Yaisa Rodriguez More than 1 year ago
This was one of the best books I have ever read. However, it really needs a sequel. The ending was very non-conclusive.
Anonymous More than 1 year ago
This book left me with some very strange feelings. I felt intrigued about the plot. The way it is written makes everything feel like a beautiful dream. However, some parts also had me horrified or appalled by how harsh it becomes. By the end... I feel like the harsh and horrible parts were necessary to make the beautiful and good stand out. Lovely!
Anonymous More than 1 year ago
Lost Voices is a haunting, lyrical novel which uses the paranormal to illustrate difficult moral choices. The mermaids in the novel represent a return of the repressed - girls are transformed into mermaids as the result of a traumatic act. These mermaids are filled with a righteous vengeance, and use their voices to sink ships and drown humans. Luce, the protagonist, is an outcast in the human world. Upon becoming a mermaid, she is overjoyed to be accepted by their society. Yet her growing understanding of mermaid nature provokes internal conflict. Mermaids have a moral code, the timahk; the plot of the novel is driven by Luce's relationships with other mermaids and their moral code. While Lost Voices has grim subject matter, its overall message is one of perseverance, discovery and truth-seeking. It is absolutely beautifully written. Thematically reminiscent of the young adult classics of Robert Cormier, Lost Voices is a book that should allow readers to examine the humanity within themselves. Most highly recommended.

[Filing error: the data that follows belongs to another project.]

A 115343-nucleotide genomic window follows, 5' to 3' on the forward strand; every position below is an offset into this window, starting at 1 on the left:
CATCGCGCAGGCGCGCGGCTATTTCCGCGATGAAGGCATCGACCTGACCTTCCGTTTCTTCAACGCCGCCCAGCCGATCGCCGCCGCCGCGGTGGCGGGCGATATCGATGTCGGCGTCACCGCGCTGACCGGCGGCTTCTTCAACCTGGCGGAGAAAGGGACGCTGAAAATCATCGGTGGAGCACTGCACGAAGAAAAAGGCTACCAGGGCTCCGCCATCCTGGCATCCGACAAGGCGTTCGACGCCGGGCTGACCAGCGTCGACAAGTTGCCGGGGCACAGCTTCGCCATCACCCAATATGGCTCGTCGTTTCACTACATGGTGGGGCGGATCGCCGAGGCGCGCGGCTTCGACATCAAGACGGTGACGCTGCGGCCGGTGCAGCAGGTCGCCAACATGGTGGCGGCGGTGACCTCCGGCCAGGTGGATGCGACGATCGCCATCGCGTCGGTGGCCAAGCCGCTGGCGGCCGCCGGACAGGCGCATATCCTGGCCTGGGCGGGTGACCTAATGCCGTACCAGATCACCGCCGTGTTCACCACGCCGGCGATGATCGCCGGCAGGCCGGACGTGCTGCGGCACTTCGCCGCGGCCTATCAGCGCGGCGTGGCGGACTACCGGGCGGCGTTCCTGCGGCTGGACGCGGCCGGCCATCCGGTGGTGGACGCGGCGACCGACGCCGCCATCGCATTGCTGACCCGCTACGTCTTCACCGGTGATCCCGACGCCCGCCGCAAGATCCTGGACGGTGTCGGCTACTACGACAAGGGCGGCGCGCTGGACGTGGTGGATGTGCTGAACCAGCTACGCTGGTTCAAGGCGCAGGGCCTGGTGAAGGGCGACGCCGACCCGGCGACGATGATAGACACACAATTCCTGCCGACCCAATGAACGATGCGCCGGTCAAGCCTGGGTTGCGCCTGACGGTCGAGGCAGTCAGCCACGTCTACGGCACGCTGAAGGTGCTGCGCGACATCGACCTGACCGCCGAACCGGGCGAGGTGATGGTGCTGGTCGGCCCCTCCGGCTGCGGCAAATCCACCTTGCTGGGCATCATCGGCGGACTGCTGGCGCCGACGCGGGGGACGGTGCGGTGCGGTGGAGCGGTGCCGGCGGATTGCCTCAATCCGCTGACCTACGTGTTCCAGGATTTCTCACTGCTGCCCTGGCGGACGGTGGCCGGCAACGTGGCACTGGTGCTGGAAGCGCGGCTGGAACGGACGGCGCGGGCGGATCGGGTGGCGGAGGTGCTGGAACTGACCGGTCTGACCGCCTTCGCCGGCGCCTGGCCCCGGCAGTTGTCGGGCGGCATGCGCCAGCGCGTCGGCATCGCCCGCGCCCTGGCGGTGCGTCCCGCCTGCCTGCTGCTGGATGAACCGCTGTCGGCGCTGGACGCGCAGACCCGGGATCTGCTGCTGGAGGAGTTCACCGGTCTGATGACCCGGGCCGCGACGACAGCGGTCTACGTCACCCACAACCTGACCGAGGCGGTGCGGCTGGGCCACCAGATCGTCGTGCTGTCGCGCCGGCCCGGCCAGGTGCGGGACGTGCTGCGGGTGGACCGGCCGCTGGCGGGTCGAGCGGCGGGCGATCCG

MERMAID123 More than 1 year ago
WOW! I was told about this book by a friend so I tried it and wow! it was so amazing i could not put the book down i didn't think i would like it so much since im not a reader. But i was wrong you have to read it!!!! dont judge a book by its cover you really will like it!!!!!
cara_ann More than 1 year ago
I will start off by saying that I did enjoy this book. The way Porter combines sirens and mermaids and the way they were created was very interesting. The plot was interesting and I was really excited when I picked it up. BUT the book was extremely slow-paced and nothing truly significant happened the entire story.Towards the end of the book some things finally happen and you start getting excited and it just abruptly ends. This is ment to be a series but I don't see it being very successful if there isn't anything important enough to remember in the first book. Personally I felt the writing of this could have been alot better than it was but it was still a good read.
ChambersGirl More than 1 year ago